"A difference of opinion between a physician and the prisoner - or between medical professionals - concerning what medical care is appropriate does not amount to deliberate indifference." Snow v. McDaniel, 681 F.3d at 987 (citing Sanchez v. Vild, 891 F.2d 240, 242 (9th Cir. 1989)), overruled in part on other grounds, Peralta v. Dillard, 744 F.3d at 1082-83; Wilhelm v. Rotman, 680 F.3d at 1122-23 (citing Jackson v. McIntosh, 90 F.3d 330, 332 (9th Cir. 1986)). Rather, Plaintiff "must show that the course of treatment the doctors chose was medically unacceptable under the circumstances and that the defendants chose this course in conscious disregard of an excessive risk to [his] health." Snow, 681 F.3d at 988 (citing Jackson, 90 F.3d at 332) (internal quotation marks omitted). In addition, a difference of opinion between medical personnel regarding treatment does not amount to deliberate indifference. Sanchez v. Vild, 891 F.2d at 242.
Although Plaintiff contends that Doctor Smith examined him and recommended surgery and pain management, Plaintiff's exhibits to the complaint contradict such claim for the necessity of surgery and further pain management. On April 3, 2014, Plaintiff was interviewed by Doctor Chen and afforded the opportunity to explain his medical concerns and provide any supporting documents. (Compl., p. 18, First Level Appeal Response.) Doctor Chen denied Plaintiff's inmate appeal at the first level of review stating:
Your Electronic Unit Health Record (eUHR) was reviewed for the first level response. A review of your appeal and related documents has been completed. You were seen and examined by a Primary care provided on 04/03/14. The primary care progress note indicates that you have right shoulder Ac separation Grade 3. This is not a surgical condition. You are getting physical therapy and NSAIDs to treat your condition therefore your request for corrective surgery is denied. Your request for monetary compensation for pain and suffering is denied as it is beyond the scope of the appeals process.
Plaintiff's inmate appeal was thereafter denied at the second level of review for the following reasons:
You were dissatisfied with the response to your appeal at the first level and elevated it to the Second Level of Review. M. Spaeth, CP&S, was assigned to investigate your appeal at the second level of review. In your statement of dissatisfaction you state that you are dissatisfied because physical therapy has failed to alleviate your pain. Furthermore, you state that you are entitled to receive the same treatment as a free person.
Your electronic Unit Health Record (eUHR) was reviewed in investigation of your appeal, as well as the submitted CDCR 602 and supporting documents. Medical literature on acromioclavicular injuries was also reviewed as to the most recent recommendations for treatment of acromioclavicular join injuries type III.
You have been diagnosed with acromioclavicular joint injury type III (grade 3 AC separation). You have been treated with physical therapy and are currently on home exercise plan. You have been treated with non-steroidal anti-inflammatory medication. You have been advised on restriction of any activities which aggravate your condition.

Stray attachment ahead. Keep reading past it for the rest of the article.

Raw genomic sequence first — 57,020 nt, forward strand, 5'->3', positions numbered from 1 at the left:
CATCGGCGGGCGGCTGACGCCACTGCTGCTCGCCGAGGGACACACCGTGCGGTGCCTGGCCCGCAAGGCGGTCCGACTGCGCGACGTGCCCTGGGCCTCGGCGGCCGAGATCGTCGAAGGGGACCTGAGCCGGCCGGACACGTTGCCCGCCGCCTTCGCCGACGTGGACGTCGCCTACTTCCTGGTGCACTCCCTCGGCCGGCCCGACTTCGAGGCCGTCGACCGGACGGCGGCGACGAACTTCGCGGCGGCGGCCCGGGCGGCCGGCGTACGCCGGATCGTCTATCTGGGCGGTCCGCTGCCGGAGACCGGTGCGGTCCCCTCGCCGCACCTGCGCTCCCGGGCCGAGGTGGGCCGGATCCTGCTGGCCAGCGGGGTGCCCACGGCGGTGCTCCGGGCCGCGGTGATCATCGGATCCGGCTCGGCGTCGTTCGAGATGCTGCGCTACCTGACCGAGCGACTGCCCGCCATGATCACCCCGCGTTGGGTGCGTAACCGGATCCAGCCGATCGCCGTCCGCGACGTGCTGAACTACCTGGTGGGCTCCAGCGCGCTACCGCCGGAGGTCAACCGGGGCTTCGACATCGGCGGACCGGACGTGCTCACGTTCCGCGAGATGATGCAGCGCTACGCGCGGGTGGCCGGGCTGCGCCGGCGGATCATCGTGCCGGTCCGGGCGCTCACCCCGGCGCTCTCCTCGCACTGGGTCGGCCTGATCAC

The Department will only provide medical services which are medically necessary and supported by outcome data as effective medical care. Based on Title 15 exclusions, your requested surgery is again denied at the second level of care.
(Compl., at p. 21, Second Level Appeal Response.)
Plaintiff's inmate appeal was also denied at the third and final level of review based on the following:
Your appeal file and documents obtained from your Unit Health Record were reviewed by licensed clinical staff. These records indicate:
You have been seen and evaluated through July 16, 2014, for your history of right shoulder third degree separation from an altercation in January 2014.
You were approved and received physical therapy for your right shoulder until April 24, 2014; you were advised to continue with a home exercise program.
You received orthopedic consultation and follow-up evaluations; your most recent was on June 18, 2014; the current recommendation was for conservative non-surgical management including additional physical therapy and pain management; a referral for right shoulder physical therapy was approved on July 3, 2014.
On July 16, 2014, your recent primary care provider (PCP) follow-up noted you were able to play basketball; you were advised to continue with your current medication and range of motion exercises.
Your current medication profile indicates an active prescription for the medication aspirin for pain management.
Based on this information it appears your health care is being managed; you will continue to be monitored and treatment will be provided based on your clinician's evaluation, diagnosis, and recommended treatment plan, in accordance with appropriate policies and procedures.
Inmates may not demand particular medication, diagnostic evaluation, or course of treatment. The California Code of Regulations (CCR), Title 15, Section 3354, Health Care Responsibilities and Limitations, (a) Authorized Staff, states, "Only facility-employed health care staff, contractors paid to perform health services for the facility, 5 or persons employed as health care consultants shall be permitted within the scope of their licensure, to diagnose illness or, prescribe medication and health care treatment for inmates. No other personnel or inmate may do so."
The Department shall provide only medical services for patient-inmates that are based on medical necessity and supported by outcome data as effective medical care. In the absence of available outcome data for a specific case, treatment will be based on the judgment of the physician that the treatment is considered effective for the purpose and is supported by diagnostic and consultations with appropriate specialists.